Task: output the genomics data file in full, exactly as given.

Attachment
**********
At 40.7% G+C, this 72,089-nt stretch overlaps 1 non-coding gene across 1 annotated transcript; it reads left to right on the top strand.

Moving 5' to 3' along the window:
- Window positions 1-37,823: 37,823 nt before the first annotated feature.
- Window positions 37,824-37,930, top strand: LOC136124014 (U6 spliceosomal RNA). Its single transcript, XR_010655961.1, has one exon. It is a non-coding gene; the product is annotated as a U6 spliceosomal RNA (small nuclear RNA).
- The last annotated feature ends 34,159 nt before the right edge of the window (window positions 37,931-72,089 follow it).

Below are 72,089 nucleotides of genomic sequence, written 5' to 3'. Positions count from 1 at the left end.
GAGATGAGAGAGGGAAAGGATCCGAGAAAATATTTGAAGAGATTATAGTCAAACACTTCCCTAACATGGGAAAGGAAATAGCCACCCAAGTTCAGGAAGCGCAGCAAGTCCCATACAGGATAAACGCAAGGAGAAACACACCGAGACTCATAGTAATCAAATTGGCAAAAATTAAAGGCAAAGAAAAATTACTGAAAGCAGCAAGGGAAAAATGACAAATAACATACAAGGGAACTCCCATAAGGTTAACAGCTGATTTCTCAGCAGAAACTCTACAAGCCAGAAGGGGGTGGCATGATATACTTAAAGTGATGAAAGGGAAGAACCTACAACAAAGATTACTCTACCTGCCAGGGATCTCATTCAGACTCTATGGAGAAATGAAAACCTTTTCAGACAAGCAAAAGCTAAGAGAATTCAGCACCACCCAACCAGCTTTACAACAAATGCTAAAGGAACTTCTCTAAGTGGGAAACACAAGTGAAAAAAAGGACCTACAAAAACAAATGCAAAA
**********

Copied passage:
At 40.7% G+C, this 72,089-nt stretch overlaps 1 non-coding gene across 1 annotated transcript; it reads left to right on the top strand.

Moving 5' to 3' along the window:
- Window positions 1-37,823: 37,823 nt before the first annotated feature.
- Window positions 37,824-37,930, top strand: LOC136124014 (U6 spliceosomal RNA). Its single transcript, XR_010655961.1, has one exon. It is a non-coding gene; the product is annotated as a U6 spliceosomal RNA (small nuclear RNA).
- The last annotated feature ends 34,159 nt before the right edge of the window (window positions 37,931-72,089 follow it).

Below are 72,089 nucleotides of genomic sequence, written 5' to 3'. Positions count from 1 at the left end.
GAGATGAGAGAGGGAAAGGATCCGAGAAAATATTTGAAGAGATTATAGTCAAACACTTCCCTAACATGGGAAAGGAAATAGCCACCCAAGTTCAGGAAGCGCAGCAAGTCCCATACAGGATAAACGCAAGGAGAAACACACCGAGACTCATAGTAATCAAATTGGCAAAAATTAAAGGCAAAGAAAAATTACTGAAAGCAGCAAGGGAAAAATGACAAATAACATACAAGGGAACTCCCATAAGGTTAACAGCTGATTTCTCAGCAGAAACTCTACAAGCCAGAAGGGGGTGGCATGATATACTTAAAGTGATGAAAGGGAAGAACCTACAACAAAGATTACTCTACCTGCCAGGGATCTCATTCAGACTCTATGGAGAAATGAAAACCTTTTCAGACAAGCAAAAGCTAAGAGAATTCAGCACCACCCAACCAGCTTTACAACAAATGCTAAAGGAACTTCTCTAAGTGGGAAACACAAGTGAAAAAAAGGACCTACAAAAACAAATGCAAAA